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Helium Atom Scattering - Time of Flight Spectroscopy

(Dr. W. Theis, H. Tröger)


Research Fields

The Helium Scattering Apparatus

Some Results

Research Fields

Helium Atom Scattering is a versatile tool in investigating structural and dynamical properties of surfaces. If one deals with insulators, materials sensitive to irradiation of light or certain particle beams (as LEED, e.g.), or with adsorbate systems in the regime of physisorption, HAS possibly becomes one of the most powerful methods. The low energies of the thermal He atoms well below 100 meV make HAS absolutely surface sensitive (only the first layer is visible) and completely non-destructive. Information about the surface structure and the corrugations of well ordered crystalline species or systems with defects are obtainable as well as structural properties of adsorbates even in the submonolayer-range. Time of Flight Spectroscopy allows one to determine low energetic surface vibrations as, e.g., the Rayleigh phonon branch or low-lying optical modes over the entire Brillouin zone and vibrational properties of adsorbate systems.

Employing HAS we made investigations of the (111) surfaces of two insulating materials of the Fluoride structure: CaF2 and BaF2. In the case of CaF2 we were able to show that irradation with electron beams causes point-like defects. Another focus was the adsorption of water: A surprising p(4x4)-structure of nanoclusters on the perfect surface at low temperatures was observed. Defect-induced adsorption on an electron-irradiated surface was found to occur even at room temperature. Concerning BaF2 two optical vibrational branches were observed and could be explained with a simple force-constant model.

The current topics of our work are the growth of Fe on MgO(100) and the magnetic properties of thin Fe films.

The Helium Scattering Apparatus

HAS-TOF-Apparatus HAS-TOF-Apparatus

All experiments were carried out in the vacuum system shown in the above figures. More detailed ones are available by clicking on them. The major components of the apparatus are the high vacuum beam generation part (I-III, the differential pumpinge stage III is not visible in the photography), the UHV sample preparation and analysis chamber (IV) and the three stage flight path and detector system (V-VII).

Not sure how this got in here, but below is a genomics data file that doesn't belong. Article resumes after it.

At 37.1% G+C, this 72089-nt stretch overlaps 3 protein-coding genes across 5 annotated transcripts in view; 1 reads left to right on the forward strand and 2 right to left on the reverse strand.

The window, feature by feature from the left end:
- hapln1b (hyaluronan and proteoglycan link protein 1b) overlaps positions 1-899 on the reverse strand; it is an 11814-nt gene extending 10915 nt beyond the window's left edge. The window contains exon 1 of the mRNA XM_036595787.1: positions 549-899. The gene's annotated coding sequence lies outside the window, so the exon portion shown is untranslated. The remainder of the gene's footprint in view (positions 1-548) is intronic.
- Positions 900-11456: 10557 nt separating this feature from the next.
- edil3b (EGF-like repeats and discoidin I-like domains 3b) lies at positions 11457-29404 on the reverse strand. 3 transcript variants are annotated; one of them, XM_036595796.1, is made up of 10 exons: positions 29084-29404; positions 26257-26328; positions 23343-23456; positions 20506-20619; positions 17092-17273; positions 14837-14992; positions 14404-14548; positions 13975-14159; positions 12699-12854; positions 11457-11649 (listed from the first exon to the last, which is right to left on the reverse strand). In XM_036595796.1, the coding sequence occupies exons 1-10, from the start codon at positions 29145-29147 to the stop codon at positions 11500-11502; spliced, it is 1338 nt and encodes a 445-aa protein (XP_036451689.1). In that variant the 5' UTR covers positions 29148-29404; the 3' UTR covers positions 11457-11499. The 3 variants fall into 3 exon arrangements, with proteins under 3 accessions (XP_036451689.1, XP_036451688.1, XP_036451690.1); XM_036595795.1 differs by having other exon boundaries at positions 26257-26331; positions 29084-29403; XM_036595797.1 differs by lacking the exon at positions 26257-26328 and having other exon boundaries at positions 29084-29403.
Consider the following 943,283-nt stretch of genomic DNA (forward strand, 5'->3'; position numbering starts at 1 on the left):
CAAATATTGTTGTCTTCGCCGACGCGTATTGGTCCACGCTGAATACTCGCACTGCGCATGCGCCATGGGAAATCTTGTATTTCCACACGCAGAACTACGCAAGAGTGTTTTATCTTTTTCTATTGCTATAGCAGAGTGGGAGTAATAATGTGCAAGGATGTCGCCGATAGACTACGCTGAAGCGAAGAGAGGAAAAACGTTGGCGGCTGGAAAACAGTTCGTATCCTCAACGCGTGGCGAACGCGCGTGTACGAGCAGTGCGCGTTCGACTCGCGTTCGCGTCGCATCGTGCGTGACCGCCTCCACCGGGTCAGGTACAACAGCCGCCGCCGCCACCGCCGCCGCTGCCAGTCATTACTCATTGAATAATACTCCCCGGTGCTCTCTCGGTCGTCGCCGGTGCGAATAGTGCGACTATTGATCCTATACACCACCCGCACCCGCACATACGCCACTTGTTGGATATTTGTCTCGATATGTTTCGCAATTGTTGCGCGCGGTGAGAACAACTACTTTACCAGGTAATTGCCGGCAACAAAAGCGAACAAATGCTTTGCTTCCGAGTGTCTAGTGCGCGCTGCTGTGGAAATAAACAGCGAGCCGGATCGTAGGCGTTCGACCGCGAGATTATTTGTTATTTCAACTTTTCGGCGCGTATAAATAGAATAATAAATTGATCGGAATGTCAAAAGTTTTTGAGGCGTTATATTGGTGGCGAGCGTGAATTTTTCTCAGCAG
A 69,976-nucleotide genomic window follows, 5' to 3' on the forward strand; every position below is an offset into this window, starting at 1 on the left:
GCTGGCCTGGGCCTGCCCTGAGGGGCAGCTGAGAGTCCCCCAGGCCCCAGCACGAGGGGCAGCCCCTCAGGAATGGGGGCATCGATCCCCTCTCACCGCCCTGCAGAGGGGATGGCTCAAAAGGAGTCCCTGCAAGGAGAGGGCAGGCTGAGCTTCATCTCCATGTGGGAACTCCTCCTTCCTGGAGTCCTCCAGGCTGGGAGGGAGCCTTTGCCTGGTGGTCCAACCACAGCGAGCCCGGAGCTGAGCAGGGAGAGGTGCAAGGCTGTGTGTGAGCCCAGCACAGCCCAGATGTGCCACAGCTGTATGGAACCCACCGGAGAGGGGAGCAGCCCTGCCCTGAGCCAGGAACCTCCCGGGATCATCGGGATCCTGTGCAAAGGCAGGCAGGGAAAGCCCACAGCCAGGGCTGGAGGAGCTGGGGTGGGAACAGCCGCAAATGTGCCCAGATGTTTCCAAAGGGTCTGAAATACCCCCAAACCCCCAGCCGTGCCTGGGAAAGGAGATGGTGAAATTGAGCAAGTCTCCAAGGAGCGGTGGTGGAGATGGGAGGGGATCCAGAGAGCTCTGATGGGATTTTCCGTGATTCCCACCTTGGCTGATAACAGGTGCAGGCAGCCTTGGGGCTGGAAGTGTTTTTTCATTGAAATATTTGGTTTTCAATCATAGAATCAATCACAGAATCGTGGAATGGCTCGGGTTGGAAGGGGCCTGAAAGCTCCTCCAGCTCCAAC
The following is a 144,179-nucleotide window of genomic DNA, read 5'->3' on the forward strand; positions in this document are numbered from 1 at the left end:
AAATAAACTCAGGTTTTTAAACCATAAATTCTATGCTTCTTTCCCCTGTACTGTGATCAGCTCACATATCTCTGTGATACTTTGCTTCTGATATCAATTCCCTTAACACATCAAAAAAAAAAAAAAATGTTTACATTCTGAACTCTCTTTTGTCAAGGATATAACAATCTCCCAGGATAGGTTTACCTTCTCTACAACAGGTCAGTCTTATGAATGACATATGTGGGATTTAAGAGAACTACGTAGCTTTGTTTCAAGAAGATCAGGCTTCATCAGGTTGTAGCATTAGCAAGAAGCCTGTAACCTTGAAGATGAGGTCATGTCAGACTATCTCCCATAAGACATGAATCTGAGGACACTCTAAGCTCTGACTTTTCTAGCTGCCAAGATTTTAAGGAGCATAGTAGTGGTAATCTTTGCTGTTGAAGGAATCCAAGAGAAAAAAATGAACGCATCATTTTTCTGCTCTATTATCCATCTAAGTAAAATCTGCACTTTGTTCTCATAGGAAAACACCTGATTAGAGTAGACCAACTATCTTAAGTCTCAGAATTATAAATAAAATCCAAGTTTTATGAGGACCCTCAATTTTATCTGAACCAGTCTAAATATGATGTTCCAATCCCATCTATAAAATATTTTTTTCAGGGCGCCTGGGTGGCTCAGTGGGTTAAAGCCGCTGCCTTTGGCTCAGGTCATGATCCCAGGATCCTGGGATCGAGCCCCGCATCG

The Beam Generation Part

The creation of a highly expanded, nearly monoenergetic beam of He atoms (less than 1 meV energy width) takes place mainly in the stages I and II. A self-constructed He reservoir and nozzle system provides He gas with stagnation pressures up to 100 bar. The temperature of the system can be varied via a 2-stage coldhead between 30 K and 300 K, which corresponds to beam energies of 5 to 60 meV. An electron microscopy aperture (5 mu diameter) is used as nozzle, through which the He expansion into the high vacuum of stage I is realised. A conical shaped aperture between stages I and II (Skimmer) extracts the centre part of the He beam. After this extraction the expansion is nearly finished and the He atoms, now moving with the same velocity, do not interfere with each other any more. Stage II also contains a multi-slit chopper system, which creates beam pulses necessary for the TOF measurements, and an aperture system, which defines the beam diveregence. Stage III is a differential pumping stage with a gate valve.

The Sample Analysis Chamber

In all experiments the scattering angle (angle between incoming beam and detector arm) remains fixed. So for changing the momentum transfer the sample has to be rotated polar, which changes the angle between surface normal and both incoming and outgoing beam. Furthermore, the sample has to be carefully placed and adjusted in the scattering centre. This is now reached by a 6-axis manipulator (X,Y,Z and polar, azimuthal and flip-rotation) with double-differentially pumped rotation flanges. The precision of the polar rotation is better than 0.01 deg. The sample temperature can be varied between 150 K and 1000 K. The sample analysis chamber is additionally equipped with LEED/AES, sputter-facilities, a metal evaporator and a crystal cleaver.

Flight Path and Detector Part

The flight path is connected via a flexible hose to the sample recipient. Four different ports (a-d) can be used, so that the scattering angle can be varied from 56 deg to 180 deg. Even out-of-plane movement of the hole detector arm is possible. All flight path stages are separately pumped by turbo molecular, diffusion and rotation pumps. The detector consists of a Balzers QMG 420 mass spectrometer, which is mounted in the last stage (VII). It can be fine adjusted.

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This page is made by Dr. G. König. Contact: wolfgang.theis@physik.fu-berlin.de
(Last modified: 12.03.1999)